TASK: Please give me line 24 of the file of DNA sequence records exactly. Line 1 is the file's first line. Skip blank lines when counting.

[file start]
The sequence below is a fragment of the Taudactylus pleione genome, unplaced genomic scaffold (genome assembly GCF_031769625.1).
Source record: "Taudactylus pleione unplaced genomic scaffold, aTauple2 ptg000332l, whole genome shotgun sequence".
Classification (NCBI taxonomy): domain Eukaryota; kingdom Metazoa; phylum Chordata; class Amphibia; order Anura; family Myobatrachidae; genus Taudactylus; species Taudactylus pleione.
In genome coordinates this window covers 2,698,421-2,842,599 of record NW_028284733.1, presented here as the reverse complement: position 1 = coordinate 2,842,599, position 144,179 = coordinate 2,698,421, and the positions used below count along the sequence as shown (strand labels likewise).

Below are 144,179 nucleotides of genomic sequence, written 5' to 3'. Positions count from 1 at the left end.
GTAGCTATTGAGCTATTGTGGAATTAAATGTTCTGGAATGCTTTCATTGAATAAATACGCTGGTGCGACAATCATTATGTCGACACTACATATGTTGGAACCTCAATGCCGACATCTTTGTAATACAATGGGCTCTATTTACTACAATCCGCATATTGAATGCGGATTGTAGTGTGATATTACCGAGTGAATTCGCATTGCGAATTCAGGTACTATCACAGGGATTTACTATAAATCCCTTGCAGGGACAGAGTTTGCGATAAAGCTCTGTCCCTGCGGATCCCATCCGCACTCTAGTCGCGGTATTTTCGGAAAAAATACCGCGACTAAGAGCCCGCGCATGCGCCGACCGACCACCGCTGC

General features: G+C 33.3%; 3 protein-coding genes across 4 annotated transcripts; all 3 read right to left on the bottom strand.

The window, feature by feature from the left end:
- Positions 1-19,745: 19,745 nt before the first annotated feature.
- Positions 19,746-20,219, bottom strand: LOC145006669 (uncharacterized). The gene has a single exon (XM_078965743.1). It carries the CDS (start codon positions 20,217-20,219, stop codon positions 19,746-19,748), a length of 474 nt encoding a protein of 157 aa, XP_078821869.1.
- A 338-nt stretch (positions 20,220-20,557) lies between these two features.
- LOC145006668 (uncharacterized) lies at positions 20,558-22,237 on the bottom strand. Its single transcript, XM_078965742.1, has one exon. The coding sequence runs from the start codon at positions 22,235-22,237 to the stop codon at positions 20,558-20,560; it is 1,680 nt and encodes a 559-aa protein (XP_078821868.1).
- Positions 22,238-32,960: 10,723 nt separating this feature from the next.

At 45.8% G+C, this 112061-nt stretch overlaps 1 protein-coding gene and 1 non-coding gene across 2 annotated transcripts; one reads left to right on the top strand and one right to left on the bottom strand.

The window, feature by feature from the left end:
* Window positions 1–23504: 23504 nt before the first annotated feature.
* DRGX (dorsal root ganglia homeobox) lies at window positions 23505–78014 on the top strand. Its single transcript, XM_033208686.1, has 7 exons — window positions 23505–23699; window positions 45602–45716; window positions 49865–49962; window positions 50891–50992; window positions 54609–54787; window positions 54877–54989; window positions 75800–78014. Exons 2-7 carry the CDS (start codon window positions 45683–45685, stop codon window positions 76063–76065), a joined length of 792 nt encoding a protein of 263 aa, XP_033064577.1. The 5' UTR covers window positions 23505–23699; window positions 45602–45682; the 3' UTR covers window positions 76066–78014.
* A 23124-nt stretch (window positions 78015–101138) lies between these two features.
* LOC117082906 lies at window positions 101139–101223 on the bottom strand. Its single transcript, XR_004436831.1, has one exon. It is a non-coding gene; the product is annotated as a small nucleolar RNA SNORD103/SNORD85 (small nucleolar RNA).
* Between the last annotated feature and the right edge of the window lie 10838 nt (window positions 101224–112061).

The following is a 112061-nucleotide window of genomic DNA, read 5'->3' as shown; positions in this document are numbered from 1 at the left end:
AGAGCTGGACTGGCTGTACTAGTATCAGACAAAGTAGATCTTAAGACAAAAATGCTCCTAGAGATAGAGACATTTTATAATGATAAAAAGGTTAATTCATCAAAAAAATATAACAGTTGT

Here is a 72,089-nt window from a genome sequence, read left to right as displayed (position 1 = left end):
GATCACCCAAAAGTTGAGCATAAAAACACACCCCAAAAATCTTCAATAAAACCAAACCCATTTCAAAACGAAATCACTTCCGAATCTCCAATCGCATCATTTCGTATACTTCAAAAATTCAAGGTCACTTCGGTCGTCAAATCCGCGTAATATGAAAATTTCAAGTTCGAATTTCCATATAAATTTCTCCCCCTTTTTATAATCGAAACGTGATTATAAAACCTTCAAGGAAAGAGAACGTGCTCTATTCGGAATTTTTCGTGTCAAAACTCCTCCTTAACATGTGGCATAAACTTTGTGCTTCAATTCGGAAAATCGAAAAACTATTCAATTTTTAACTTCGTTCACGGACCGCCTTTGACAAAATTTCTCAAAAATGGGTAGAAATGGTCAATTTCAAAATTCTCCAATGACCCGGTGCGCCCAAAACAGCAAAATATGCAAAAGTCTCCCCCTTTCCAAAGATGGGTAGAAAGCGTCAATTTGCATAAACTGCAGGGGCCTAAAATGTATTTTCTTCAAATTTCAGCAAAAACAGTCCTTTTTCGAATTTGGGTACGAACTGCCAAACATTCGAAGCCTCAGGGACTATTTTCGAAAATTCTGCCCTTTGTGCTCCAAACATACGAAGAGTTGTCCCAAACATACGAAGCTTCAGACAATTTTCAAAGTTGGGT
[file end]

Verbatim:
GATCACCCAAAAGTTGAGCATAAAAACACACCCCAAAAATCTTCAATAAAACCAAACCCATTTCAAAACGAAATCACTTCCGAATCTCCAATCGCATCATTTCGTATACTTCAAAAATTCAAGGTCACTTCGGTCGTCAAATCCGCGTAATATGAAAATTTCAAGTTCGAATTTCCATATAAATTTCTCCCCCTTTTTATAATCGAAACGTGATTATAAAACCTTCAAGGAAAGAGAACGTGCTCTATTCGGAATTTTTCGTGTCAAAACTCCTCCTTAACATGTGGCATAAACTTTGTGCTTCAATTCGGAAAATCGAAAAACTATTCAATTTTTAACTTCGTTCACGGACCGCCTTTGACAAAATTTCTCAAAAATGGGTAGAAATGGTCAATTTCAAAATTCTCCAATGACCCGGTGCGCCCAAAACAGCAAAATATGCAAAAGTCTCCCCCTTTCCAAAGATGGGTAGAAAGCGTCAATTTGCATAAACTGCAGGGGCCTAAAATGTATTTTCTTCAAATTTCAGCAAAAACAGTCCTTTTTCGAATTTGGGTACGAACTGCCAAACATTCGAAGCCTCAGGGACTATTTTCGAAAATTCTGCCCTTTGTGCTCCAAACATACGAAGAGTTGTCCCAAACATACGAAGCTTCAGACAATTTTCAAAGTTGGGT